Commentary on the Berlin Attack Our Strength
The attack in Berlin has shown us that Germany is also vulnerable. This makes it that much more important that we all keep our cool.
Twelve people are dead, many more are injured, and this shortly before Christmas. All they wanted to do was enjoy a nice evening on the town, to take a break from the hustle and bustle of daily life -- have a glass of mulled wine and chat with friends or relatives. It's always difficult to put words to the suffering that people can inflict on other, completely innocent people. In Aleppo, in Nice, in Orlando or, now, here in Berlin.
But the attacks keep coming -- from hateful lone wolves but also from groups who allege to be fighting for a higher cause and those who kill out of revenge, pure pleasure or out of religious insanity. The attack on a peaceful Christmas market in Berlin provides a shocking demonstration of just how vulnerable Germany has become. Despite this, because of it, we must keep our cool. We must remain calm and stay reasonable, even if that is difficult to do.
Acting reasonably means ensuring that hatred, distrust between Germans, foreigners, Muslims, the West or the South or the East doesn't continue to grow. Hysteria, xenophobia or lashing out blindly neither helps anyone nor solves any problems.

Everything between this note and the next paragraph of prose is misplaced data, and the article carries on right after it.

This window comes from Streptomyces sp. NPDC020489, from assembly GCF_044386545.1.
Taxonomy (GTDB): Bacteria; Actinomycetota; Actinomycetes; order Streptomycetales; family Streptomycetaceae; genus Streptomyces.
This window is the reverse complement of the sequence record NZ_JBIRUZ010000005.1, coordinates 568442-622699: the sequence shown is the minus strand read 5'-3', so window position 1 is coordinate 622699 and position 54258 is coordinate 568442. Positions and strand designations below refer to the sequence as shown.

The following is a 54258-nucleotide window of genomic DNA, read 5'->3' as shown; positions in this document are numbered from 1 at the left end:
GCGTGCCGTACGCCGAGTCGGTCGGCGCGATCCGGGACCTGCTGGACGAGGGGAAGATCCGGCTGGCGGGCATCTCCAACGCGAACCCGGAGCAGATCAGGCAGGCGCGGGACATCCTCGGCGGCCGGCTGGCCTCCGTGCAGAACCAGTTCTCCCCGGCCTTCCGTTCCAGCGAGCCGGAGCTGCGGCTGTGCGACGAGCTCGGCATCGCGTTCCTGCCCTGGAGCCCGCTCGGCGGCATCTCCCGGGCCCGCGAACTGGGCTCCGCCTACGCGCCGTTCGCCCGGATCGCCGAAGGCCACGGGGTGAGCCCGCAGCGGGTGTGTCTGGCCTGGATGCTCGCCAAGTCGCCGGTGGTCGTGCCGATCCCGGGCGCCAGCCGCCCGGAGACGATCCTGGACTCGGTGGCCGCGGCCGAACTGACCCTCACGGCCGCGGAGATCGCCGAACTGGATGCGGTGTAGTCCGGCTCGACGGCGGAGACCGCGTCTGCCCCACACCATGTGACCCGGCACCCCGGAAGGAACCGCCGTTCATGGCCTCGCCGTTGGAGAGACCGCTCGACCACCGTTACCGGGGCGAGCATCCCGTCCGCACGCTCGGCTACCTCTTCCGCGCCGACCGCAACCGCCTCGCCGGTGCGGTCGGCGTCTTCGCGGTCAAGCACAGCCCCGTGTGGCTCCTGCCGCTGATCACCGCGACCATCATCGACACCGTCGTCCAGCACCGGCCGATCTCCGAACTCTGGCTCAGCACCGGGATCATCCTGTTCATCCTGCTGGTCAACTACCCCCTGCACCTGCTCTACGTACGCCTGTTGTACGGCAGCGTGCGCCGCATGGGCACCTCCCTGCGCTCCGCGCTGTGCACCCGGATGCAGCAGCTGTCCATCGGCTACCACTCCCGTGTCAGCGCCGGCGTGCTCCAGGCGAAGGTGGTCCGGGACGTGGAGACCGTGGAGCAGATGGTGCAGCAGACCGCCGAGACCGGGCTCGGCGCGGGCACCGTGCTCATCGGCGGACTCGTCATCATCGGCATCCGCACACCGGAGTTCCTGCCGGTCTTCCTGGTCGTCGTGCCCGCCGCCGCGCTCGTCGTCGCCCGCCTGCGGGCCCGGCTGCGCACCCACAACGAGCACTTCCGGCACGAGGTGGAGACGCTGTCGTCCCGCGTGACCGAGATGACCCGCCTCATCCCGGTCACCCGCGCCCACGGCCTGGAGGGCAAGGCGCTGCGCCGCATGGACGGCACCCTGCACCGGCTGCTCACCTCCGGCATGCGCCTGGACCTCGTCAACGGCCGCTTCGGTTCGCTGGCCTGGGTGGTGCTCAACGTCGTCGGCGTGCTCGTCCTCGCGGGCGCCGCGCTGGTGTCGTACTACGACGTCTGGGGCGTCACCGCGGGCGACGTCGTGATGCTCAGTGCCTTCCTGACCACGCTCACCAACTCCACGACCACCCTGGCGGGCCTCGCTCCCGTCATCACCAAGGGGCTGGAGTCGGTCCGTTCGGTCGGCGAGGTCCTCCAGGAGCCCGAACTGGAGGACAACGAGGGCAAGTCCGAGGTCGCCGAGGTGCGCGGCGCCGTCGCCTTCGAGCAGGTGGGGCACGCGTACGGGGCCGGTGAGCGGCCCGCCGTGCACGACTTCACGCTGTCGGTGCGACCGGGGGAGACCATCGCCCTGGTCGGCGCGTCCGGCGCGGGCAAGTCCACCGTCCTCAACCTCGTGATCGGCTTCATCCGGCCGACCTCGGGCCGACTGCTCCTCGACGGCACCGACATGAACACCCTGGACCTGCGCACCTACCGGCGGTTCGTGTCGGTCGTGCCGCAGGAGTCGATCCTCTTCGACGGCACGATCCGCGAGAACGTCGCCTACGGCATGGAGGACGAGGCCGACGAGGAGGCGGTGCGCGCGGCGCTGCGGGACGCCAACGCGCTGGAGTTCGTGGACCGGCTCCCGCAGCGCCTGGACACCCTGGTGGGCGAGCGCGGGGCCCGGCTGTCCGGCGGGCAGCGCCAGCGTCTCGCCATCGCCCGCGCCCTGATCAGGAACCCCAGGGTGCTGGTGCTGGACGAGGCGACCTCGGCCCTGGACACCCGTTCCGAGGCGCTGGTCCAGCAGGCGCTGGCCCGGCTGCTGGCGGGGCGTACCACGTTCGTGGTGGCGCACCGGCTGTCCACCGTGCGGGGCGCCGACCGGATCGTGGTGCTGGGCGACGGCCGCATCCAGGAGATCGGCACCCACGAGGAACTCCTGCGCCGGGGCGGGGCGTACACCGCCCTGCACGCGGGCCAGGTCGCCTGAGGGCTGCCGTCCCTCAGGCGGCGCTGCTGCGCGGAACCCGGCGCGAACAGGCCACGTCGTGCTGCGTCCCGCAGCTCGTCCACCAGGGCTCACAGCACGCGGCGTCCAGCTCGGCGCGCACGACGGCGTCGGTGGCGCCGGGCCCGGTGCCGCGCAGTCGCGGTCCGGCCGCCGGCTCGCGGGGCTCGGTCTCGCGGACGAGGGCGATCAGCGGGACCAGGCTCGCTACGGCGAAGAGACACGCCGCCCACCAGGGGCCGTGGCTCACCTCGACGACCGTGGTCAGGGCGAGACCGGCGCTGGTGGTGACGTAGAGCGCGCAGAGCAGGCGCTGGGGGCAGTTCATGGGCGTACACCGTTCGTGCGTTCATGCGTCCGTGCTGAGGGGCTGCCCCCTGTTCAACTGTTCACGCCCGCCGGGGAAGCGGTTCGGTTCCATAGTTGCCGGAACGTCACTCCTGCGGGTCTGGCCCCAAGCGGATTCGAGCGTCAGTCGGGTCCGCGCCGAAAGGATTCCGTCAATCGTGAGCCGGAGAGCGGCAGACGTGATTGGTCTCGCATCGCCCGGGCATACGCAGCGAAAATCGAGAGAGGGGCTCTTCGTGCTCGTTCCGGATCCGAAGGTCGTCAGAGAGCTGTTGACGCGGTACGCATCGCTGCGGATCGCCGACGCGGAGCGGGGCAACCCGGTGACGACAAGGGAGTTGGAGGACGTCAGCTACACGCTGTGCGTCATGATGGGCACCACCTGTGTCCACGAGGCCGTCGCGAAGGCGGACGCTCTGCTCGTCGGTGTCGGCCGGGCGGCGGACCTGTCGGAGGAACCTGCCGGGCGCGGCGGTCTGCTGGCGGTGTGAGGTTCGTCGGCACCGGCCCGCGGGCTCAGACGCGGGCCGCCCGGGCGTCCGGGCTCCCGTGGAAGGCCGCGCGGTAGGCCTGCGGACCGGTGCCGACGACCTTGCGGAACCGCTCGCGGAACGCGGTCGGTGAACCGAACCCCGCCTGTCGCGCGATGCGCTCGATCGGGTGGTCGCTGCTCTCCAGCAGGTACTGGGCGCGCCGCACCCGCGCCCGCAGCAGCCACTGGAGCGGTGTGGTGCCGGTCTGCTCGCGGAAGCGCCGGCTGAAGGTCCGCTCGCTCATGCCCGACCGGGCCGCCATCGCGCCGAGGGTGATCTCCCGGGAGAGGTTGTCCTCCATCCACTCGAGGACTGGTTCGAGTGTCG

Acting reasonably means to not play anything down or deny it. It's possible the perpetrator in Berlin came to Germany as a refugee. That would be a problem. That's why we need to address and minimize the security gaps created by the entry into Germany of huge numbers of migrants. Failures must be detected and analyzed. That's the job of the federal government, parliament and the security authorities.
Acting reasonably means recognizing our own strengths: Germany may be a target for terrorists, but it is also a strong democracy, with functioning government institutions. It has long been feared that an attack like this could happen. It's not possible to protect 100 percent against terrorism. But the fact is that the security authorities have also foiled numerous other attacks. Security officials are pursuing terrorists and their supporters both in Germany and abroad with the full force of the law. This is covered by the anti-terrorism measures in Paragraph 129 of Germany's penal code, along with other legislation. The country has many tools at its disposal to ensure that this happens, including Germany's anti-extremism agency, the Office for the Protection of the Constitution, excellent government criminal investigators and prosecutors as well as excellent police special forces.
Acting reasonably means standing in the way of hate preachers. Those who seek to exploit the current situation -- cynical people like Germany's right-wing populist Alternative for Germany party -- in order to stir up hatred between people are also helping to fuel the terrorists. They want to drive us apart, unsettle us and evoke a clash of cultures. The intention of their hatred is to constantly foment new hatred.
But that's the path that can only end in calamity. It's one we must ensure we do not take.